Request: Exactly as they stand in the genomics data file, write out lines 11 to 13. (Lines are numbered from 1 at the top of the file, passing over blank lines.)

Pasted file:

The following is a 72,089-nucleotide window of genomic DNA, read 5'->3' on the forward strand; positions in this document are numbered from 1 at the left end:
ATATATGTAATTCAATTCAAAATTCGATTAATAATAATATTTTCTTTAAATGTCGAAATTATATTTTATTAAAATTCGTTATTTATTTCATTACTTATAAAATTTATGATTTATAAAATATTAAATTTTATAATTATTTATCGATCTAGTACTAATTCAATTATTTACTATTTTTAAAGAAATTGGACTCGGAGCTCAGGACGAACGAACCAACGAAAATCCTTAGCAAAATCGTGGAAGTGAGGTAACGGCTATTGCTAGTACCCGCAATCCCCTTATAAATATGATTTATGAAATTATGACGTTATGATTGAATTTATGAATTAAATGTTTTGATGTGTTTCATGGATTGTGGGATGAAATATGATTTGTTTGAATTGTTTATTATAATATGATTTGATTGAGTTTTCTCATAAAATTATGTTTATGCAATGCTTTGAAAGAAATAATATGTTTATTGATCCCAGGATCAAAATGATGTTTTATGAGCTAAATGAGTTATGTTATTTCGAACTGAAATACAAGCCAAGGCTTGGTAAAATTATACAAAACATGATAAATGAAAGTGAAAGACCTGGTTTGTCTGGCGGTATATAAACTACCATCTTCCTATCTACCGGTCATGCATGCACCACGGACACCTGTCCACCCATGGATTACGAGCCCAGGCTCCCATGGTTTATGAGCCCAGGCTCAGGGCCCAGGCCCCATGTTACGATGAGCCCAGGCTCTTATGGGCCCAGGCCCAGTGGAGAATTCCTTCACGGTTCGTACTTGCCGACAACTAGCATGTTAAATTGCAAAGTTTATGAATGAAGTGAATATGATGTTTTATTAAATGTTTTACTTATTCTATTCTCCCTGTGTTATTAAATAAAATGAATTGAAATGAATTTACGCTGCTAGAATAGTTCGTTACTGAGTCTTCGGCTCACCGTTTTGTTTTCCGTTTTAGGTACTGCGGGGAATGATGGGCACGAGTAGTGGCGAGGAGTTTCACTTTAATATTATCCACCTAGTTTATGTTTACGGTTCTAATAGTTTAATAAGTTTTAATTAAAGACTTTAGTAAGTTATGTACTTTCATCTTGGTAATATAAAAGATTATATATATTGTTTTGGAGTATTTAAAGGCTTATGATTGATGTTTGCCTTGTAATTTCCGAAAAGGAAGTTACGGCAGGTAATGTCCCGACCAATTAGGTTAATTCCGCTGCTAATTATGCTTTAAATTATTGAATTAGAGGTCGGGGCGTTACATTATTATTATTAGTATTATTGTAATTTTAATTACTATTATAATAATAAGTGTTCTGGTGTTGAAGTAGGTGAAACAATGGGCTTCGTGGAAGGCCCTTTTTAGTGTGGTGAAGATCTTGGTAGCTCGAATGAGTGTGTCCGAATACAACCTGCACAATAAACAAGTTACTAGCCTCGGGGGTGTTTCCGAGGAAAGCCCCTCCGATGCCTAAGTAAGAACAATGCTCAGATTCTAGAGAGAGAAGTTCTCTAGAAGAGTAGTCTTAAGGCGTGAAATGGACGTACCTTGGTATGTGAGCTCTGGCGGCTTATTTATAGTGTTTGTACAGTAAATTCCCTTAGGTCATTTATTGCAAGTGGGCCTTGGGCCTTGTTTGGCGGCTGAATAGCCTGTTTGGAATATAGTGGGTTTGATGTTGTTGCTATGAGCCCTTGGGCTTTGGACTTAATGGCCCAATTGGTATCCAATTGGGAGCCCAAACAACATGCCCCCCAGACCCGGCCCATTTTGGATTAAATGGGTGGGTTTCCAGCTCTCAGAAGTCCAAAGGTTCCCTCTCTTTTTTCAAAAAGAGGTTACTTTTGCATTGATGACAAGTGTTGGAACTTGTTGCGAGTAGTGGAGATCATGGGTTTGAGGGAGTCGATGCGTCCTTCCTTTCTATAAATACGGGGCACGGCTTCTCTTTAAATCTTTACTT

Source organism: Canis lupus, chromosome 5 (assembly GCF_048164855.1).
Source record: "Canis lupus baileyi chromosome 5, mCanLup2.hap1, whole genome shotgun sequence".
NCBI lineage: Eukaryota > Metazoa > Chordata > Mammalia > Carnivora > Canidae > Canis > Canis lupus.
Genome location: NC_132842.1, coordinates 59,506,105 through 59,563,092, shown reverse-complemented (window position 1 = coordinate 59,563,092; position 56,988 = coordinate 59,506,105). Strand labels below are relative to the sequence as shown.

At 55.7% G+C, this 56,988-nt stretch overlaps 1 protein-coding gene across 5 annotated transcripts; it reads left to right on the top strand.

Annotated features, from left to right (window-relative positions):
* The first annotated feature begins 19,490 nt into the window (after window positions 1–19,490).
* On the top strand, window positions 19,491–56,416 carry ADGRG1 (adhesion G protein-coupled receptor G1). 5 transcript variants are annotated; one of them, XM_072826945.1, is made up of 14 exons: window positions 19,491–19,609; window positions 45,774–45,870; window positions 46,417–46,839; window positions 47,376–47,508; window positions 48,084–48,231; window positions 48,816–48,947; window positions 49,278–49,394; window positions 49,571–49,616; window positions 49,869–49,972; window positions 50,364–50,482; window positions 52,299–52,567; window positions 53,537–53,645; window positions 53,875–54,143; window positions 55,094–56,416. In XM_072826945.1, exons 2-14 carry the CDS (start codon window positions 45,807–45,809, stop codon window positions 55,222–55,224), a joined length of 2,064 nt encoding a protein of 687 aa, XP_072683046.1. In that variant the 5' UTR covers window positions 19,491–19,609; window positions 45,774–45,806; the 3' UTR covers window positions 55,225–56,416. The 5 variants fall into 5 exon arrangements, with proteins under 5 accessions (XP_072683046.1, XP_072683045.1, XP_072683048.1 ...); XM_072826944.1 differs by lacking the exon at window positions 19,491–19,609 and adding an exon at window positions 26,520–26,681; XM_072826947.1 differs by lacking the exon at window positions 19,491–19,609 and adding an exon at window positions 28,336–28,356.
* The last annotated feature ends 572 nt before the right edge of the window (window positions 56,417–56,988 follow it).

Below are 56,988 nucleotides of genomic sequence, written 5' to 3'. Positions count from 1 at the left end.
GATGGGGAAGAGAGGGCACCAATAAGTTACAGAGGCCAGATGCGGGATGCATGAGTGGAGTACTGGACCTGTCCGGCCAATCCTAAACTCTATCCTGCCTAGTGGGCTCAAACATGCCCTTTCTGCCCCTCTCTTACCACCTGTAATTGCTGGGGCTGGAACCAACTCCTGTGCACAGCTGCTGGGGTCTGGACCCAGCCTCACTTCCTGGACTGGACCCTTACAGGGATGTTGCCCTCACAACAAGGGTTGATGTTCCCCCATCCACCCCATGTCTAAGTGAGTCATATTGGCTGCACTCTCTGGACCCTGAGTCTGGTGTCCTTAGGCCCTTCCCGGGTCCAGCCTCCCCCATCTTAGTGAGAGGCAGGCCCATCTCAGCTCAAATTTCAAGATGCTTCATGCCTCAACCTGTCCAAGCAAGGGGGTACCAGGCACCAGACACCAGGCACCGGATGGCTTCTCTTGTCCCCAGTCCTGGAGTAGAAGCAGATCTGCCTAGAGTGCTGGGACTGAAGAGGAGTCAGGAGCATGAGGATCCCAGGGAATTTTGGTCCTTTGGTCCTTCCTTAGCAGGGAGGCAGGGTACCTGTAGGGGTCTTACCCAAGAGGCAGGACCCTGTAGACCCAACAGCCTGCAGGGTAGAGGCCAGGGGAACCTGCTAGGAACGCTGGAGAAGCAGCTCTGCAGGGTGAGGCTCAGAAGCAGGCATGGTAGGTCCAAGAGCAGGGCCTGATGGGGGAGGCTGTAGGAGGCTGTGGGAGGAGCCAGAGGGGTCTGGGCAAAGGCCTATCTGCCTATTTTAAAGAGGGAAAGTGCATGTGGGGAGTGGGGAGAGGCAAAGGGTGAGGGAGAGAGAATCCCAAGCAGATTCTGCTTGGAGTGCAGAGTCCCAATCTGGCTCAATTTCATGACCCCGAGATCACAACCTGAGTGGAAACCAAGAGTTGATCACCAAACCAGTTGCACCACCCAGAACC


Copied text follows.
* The last annotated feature ends 572 nt before the right edge of the window (window positions 56,417–56,988 follow it).

Below are 56,988 nucleotides of genomic sequence, written 5' to 3'. Positions count from 1 at the left end.
GATGGGGAAGAGAGGGCACCAATAAGTTACAGAGGCCAGATGCGGGATGCATGAGTGGAGTACTGGACCTGTCCGGCCAATCCTAAACTCTATCCTGCCTAGTGGGCTCAAACATGCCCTTTCTGCCCCTCTCTTACCACCTGTAATTGCTGGGGCTGGAACCAACTCCTGTGCACAGCTGCTGGGGTCTGGACCCAGCCTCACTTCCTGGACTGGACCCTTACAGGGATGTTGCCCTCACAACAAGGGTTGATGTTCCCCCATCCACCCCATGTCTAAGTGAGTCATATTGGCTGCACTCTCTGGACCCTGAGTCTGGTGTCCTTAGGCCCTTCCCGGGTCCAGCCTCCCCCATCTTAGTGAGAGGCAGGCCCATCTCAGCTCAAATTTCAAGATGCTTCATGCCTCAACCTGTCCAAGCAAGGGGGTACCAGGCACCAGACACCAGGCACCGGATGGCTTCTCTTGTCCCCAGTCCTGGAGTAGAAGCAGATCTGCCTAGAGTGCTGGGACTGAAGAGGAGTCAGGAGCATGAGGATCCCAGGGAATTTTGGTCCTTTGGTCCTTCCTTAGCAGGGAGGCAGGGTACCTGTAGGGGTCTTACCCAAGAGGCAGGACCCTGTAGACCCAACAGCCTGCAGGGTAGAGGCCAGGGGAACCTGCTAGGAACGCTGGAGAAGCAGCTCTGCAGGGTGAGGCTCAGAAGCAGGCATGGTAGGTCCAAGAGCAGGGCCTGATGGGGGAGGCTGTAGGAGGCTGTGGGAGGAGCCAGAGGGGTCTGGGCAAAGGCCTATCTGCCTATTTTAAAGAGGGAAAGTGCATGTGGGGAGTGGGGAGAGGCAAAGGGTGAGGGAGAGAGAATCCCAAGCAGATTCTGCTTGGAGTGCAGAGTCCCAATCTGGCTCAATTTCATGACCCCGAGATCACAACCTGAGTGGAAACCAAGAGTTGATCACCAAACCAGTTGCACCACCCAGAACC